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from NGSS Appendix G - Crosscutting Concepts
Energy and Matter are essential concepts in all disciplines of science and engineering, often in connection with systems. “The supply of energy and of each needed chemical element restricts a system’s operation—for example, without inputs of energy (sunlight) and matter (carbon dioxide and water), a plant cannot grow. Hence, it is very informative to track the transfers of matter and energy within, into, or out of any system under study.
“In many systems there also are cycles of various types. In some cases, the most readily observable cycling may be of matter—for example, water going back and forth between Earth’s atmosphere and its surface and subsurface reservoirs. Any such cycle of matter also involves associated energy transfers at each stage, so to fully understand the water cycle, one must model not only how water moves between parts of the system but also the energy transfer mechanisms that are critical for that motion.
“Consideration of energy and matter inputs, outputs, and flows or transfers within a system or process are equally important for engineering. A major goal in design is to maximize certain types of energy output while minimizing others, in order to minimize the energy inputs needed to achieve a desired task.” (p. 95)
from A Framework for K-12 Science Education: Practices, Crosscutting Concepts, and Core Ideas (pages 95-96)
The core ideas of matter and energy and their development across the grade bands are spelled out in detail in [the physical sciences disciplinary core ideas]. What is added in this crosscutting discussion is recognition that an understanding of these core ideas can be informative in examining systems in life science, earth and space science, and engineering contexts. Young children are likely to have difficulty studying the concept of energy in depth — everyday language surrounding energy contains many shortcuts that lead to misunderstandings. For this reason, the concept is not developed at all in K-2 and only very generally in grades 3-5. Instead, the elementary grades focus on recognition of conservation of matter and of the flow of matter into, out of, and within systems under study. The role of energy transfers in conjunction with these flows is not introduced until the middle grades and only fully developed by high school.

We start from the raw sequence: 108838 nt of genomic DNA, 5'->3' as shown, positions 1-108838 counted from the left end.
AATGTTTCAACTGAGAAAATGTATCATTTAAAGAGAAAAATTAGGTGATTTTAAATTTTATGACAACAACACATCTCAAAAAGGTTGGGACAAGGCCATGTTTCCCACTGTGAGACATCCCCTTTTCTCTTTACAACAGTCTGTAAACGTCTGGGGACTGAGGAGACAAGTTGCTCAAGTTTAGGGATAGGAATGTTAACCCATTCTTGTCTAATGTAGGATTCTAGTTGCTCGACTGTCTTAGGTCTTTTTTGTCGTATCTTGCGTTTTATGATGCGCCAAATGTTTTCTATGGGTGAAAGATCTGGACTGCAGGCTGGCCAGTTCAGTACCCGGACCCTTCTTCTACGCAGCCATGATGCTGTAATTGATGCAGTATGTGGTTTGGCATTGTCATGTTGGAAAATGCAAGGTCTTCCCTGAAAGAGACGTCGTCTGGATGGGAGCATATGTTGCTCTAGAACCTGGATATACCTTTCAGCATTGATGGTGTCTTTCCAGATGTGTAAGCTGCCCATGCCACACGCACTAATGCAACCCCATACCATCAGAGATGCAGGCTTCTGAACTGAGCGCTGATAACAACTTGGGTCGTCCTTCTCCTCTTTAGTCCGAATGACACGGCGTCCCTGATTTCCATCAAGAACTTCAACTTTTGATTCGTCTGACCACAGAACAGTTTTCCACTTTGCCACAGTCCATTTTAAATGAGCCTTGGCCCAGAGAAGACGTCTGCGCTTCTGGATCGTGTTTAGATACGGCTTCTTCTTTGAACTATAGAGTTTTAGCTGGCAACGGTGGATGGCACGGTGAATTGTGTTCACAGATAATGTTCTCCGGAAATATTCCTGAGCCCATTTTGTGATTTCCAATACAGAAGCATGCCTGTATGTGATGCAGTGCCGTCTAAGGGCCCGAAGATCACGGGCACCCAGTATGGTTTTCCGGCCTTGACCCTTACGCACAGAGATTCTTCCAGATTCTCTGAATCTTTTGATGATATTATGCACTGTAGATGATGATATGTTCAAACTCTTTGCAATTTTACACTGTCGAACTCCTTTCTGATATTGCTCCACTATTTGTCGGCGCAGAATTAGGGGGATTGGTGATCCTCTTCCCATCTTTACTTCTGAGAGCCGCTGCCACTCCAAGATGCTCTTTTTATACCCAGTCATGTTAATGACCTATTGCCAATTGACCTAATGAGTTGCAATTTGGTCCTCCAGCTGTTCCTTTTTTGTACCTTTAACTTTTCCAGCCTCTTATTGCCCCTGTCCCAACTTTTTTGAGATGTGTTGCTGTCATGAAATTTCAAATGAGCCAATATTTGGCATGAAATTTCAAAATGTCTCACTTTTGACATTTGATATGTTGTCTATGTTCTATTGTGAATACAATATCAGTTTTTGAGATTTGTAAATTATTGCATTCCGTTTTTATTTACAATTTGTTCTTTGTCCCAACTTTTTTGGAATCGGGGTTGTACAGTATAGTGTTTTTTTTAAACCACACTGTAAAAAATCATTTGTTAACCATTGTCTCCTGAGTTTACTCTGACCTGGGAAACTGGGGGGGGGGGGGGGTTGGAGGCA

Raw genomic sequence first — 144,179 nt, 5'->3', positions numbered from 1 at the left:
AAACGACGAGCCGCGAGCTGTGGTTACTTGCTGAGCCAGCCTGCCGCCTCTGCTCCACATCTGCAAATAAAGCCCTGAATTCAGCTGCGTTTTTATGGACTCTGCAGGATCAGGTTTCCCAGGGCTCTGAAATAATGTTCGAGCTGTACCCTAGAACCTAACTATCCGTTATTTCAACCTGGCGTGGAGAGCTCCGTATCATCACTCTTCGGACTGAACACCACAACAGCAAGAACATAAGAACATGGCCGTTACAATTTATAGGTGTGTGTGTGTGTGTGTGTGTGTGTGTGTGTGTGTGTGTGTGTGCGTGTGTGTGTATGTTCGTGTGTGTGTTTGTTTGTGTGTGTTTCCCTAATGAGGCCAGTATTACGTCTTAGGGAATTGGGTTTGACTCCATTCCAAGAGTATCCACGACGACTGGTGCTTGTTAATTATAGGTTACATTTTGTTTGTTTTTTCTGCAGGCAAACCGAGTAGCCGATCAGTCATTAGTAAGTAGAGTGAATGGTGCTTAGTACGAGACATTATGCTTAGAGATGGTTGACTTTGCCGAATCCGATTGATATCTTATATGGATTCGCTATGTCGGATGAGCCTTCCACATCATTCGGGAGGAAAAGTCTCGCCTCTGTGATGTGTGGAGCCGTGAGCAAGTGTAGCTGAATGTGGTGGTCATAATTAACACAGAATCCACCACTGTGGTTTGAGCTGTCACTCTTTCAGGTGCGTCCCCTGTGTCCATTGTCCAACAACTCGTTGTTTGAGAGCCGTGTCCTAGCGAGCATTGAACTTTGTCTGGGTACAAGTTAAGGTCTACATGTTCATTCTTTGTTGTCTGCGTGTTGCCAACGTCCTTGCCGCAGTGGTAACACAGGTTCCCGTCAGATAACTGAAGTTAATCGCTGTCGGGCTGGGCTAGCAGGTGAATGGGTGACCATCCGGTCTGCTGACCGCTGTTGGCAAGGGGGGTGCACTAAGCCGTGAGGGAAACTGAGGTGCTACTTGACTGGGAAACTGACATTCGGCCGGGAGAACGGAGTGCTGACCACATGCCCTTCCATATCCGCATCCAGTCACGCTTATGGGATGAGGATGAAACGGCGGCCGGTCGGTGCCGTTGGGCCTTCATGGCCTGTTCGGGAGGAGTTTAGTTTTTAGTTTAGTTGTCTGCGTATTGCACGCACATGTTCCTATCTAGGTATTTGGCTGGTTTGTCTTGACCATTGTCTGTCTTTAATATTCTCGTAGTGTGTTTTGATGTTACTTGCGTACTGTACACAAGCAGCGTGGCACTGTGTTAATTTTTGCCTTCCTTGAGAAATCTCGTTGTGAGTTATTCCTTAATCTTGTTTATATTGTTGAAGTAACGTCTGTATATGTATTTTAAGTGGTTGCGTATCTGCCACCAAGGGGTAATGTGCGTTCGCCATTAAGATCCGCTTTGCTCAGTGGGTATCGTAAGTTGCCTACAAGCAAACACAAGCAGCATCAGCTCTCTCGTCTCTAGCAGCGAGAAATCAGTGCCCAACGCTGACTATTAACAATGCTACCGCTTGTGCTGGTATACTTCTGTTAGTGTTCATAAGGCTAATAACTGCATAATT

Clearly, incorrect beliefs — such as the perception that food or fuel is a form of energy—would lead to elementary grade students’ misunderstanding of the nature of energy. Hence, although the necessity for food or fuel can be discussed, the language of energy needs to be used with care so as not to further establish such misconceptions. By middle school, a more precise idea of energy — for example, the understanding that food or fuel undergoes a chemical reaction with oxygen that releases stored energy — can emerge. The common misconceptions can be addressed with targeted instructional interventions (including student-led investigations), and appropriate terminology can be used in discussing energy across the disciplines.
Matter transfers are less fraught in this respect, but the idea of atoms is not introduced with any specificity until middle school. Thus, at the level of grades 3-5, matter flows and cycles can be tracked only in terms of the weight of the substances before and after a process occurs, such as sugar dissolving in water. Mass/weight distinctions and the idea of atoms and their conservation (except in nuclear processes) are taught in grades 6-8, with nuclear substructure and the related conservation laws for nuclear processes introduced in grades 9-12.
A Framework for K-12 Science Education: Practices, Crosscutting Concepts, and Core Ideas (pages 94-96)
NGSS Appendix G - Crosscutting Concepts